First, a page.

David R. Hinshillwood
Emory University, Goizueta Business School
“Bumbling, beardy, boisterous, and kind-hearted oaf passionate about social justice, company culture, and trash television.”
Hometown: Cherry Hill, NJ
Fun Fact About Yourself: I am an aspiring Drag Queen who goes by the name Miss Patti Archy (like “patriarchy,” which I hope to dismantle one lip-sync at a time!).
Undergraduate School and Major: Harvard University, B.A. in History and Literature & the Studies of Women, Gender, and Sexuality
Most Recent Employer and Job Title: PrepScholar, Inc. / Sales and Support Manager
Describe your biggest accomplishment in your career so far: My most recent company, PrepScholar, is an education technology program that seeks to improve educational access at scale, and that’s exactly what I sought to do in my Sales Management role: improve our processes at scale in a way that was both lucrative to the company and helpful to our customers. Thus, my biggest accomplishment at PrepScholar was the creation, design, implementation, and maintenance of an upsell experiment that revolutionized the way we were interacting with current customers to encourage them to upsell to our tutoring packages.
By understanding PrepScholar’s “buyer’s journey” where our sales messaging stopped at purchase, I saw a huge gap where we weren’t trying to upsell our stellar tutoring packages to families who were enrolled in our smaller package (an online-only adaptive software). Singlehandedly, I was able to create a personalized email messaging that married qualitative data (like their dream college) with quantitative points (hours in the program, test scores, etc.) to point out the gap between their current scores and the necessary scores for admission to introduce and sell the benefit of our tutoring packages.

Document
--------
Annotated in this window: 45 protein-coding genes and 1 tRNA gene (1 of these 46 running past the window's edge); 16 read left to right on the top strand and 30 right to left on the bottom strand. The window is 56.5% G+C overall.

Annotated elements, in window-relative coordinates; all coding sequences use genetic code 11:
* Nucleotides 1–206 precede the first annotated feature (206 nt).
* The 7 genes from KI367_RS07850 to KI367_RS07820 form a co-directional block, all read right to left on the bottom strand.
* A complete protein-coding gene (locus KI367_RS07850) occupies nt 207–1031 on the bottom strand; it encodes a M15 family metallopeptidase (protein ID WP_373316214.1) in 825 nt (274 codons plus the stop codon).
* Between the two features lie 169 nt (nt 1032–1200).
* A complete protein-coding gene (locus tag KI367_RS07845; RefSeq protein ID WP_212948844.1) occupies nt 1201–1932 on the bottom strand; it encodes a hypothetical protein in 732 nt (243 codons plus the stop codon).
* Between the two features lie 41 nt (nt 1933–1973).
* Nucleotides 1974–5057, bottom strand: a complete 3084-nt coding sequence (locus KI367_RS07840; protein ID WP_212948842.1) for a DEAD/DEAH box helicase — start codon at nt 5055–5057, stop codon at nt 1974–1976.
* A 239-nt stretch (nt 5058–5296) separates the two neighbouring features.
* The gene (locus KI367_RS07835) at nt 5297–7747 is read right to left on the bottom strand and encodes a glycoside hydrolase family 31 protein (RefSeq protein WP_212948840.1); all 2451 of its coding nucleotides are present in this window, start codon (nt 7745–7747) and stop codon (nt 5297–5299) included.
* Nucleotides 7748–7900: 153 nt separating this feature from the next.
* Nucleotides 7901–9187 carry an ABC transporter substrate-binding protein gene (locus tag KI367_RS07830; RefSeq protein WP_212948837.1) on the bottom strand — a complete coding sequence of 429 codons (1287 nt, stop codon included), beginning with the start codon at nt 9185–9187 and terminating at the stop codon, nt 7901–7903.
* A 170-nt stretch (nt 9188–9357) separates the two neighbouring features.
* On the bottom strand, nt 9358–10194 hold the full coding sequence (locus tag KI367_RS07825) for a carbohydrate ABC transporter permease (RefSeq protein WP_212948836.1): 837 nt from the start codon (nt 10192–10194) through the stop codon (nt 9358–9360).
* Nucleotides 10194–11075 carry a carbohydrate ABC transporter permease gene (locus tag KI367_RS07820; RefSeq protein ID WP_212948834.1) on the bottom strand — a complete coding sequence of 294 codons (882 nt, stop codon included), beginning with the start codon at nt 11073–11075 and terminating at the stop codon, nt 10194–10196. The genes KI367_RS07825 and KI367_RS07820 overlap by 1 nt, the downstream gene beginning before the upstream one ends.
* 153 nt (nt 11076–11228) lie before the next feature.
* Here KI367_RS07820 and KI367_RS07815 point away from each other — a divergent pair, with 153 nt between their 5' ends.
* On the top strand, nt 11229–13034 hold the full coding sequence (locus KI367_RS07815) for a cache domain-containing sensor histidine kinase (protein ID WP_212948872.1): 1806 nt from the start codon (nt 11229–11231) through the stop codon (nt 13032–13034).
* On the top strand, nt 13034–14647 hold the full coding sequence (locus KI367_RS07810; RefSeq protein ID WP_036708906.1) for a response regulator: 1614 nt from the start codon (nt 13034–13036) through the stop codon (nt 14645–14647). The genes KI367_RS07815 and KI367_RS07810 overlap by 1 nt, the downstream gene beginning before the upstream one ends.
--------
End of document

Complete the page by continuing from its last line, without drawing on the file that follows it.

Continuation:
Even in its MVP stage, the upsell experiment increased company-wide sales numbers nearly 30 percent, and it’s something PrepScholar has since integrated into its core sales practices! As a self-proclaimed “scared of numbers” guy, I was not only really proud of the lasting impact my project had on the company but also the metrics-driven quantitative success of the sales.